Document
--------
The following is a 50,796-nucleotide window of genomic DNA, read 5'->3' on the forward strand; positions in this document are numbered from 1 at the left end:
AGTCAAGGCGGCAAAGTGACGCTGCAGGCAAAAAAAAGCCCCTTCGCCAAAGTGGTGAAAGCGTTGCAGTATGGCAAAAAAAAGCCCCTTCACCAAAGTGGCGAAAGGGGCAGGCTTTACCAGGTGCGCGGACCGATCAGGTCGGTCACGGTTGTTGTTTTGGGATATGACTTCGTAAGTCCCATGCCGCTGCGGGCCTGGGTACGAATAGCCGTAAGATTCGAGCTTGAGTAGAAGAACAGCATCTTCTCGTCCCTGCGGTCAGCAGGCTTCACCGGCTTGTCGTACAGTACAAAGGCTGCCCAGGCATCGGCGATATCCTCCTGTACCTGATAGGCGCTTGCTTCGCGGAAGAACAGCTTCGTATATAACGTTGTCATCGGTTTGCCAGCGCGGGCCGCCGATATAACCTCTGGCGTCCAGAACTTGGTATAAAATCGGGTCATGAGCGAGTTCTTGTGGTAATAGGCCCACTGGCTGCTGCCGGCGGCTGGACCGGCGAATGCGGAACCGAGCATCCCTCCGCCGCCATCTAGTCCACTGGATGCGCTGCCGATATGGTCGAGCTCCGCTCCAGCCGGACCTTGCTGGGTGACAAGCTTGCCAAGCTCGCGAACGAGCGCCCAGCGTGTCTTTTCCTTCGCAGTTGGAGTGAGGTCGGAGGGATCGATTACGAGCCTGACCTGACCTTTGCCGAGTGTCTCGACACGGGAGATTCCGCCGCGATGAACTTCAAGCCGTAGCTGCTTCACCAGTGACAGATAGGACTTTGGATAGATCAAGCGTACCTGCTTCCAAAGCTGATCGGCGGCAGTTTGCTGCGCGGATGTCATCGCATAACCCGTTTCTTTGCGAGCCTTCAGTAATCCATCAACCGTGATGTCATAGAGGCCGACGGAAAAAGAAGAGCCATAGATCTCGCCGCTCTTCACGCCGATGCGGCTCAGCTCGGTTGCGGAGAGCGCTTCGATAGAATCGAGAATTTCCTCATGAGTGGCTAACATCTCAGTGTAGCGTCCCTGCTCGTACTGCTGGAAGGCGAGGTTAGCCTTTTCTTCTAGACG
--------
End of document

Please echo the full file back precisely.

The following is a 50,796-nucleotide window of genomic DNA, read 5'->3' on the forward strand; positions in this document are numbered from 1 at the left end:
AGTCAAGGCGGCAAAGTGACGCTGCAGGCAAAAAAAAGCCCCTTCGCCAAAGTGGTGAAAGCGTTGCAGTATGGCAAAAAAAAGCCCCTTCACCAAAGTGGCGAAAGGGGCAGGCTTTACCAGGTGCGCGGACCGATCAGGTCGGTCACGGTTGTTGTTTTGGGATATGACTTCGTAAGTCCCATGCCGCTGCGGGCCTGGGTACGAATAGCCGTAAGATTCGAGCTTGAGTAGAAGAACAGCATCTTCTCGTCCCTGCGGTCAGCAGGCTTCACCGGCTTGTCGTACAGTACAAAGGCTGCCCAGGCATCGGCGATATCCTCCTGTACCTGATAGGCGCTTGCTTCGCGGAAGAACAGCTTCGTATATAACGTTGTCATCGGTTTGCCAGCGCGGGCCGCCGATATAACCTCTGGCGTCCAGAACTTGGTATAAAATCGGGTCATGAGCGAGTTCTTGTGGTAATAGGCCCACTGGCTGCTGCCGGCGGCTGGACCGGCGAATGCGGAACCGAGCATCCCTCCGCCGCCATCTAGTCCACTGGATGCGCTGCCGATATGGTCGAGCTCCGCTCCAGCCGGACCTTGCTGGGTGACAAGCTTGCCAAGCTCGCGAACGAGCGCCCAGCGTGTCTTTTCCTTCGCAGTTGGAGTGAGGTCGGAGGGATCGATTACGAGCCTGACCTGACCTTTGCCGAGTGTCTCGACACGGGAGATTCCGCCGCGATGAACTTCAAGCCGTAGCTGCTTCACCAGTGACAGATAGGACTTTGGATAGATCAAGCGTACCTGCTTCCAAAGCTGATCGGCGGCAGTTTGCTGCGCGGATGTCATCGCATAACCCGTTTCTTTGCGAGCCTTCAGTAATCCATCAACCGTGATGTCATAGAGGCCGACGGAAAAAGAAGAGCCATAGATCTCGCCGCTCTTCACGCCGATGCGGCTCAGCTCGGTTGCGGAGAGCGCTTCGATAGAATCGAGAATTTCCTCATGAGTGGCTAACATCTCAGTGTAGCGTCCCTGCTCGTACTGCTGGAAGGCGAGGTTAGCCTTTTCTTCTAGACG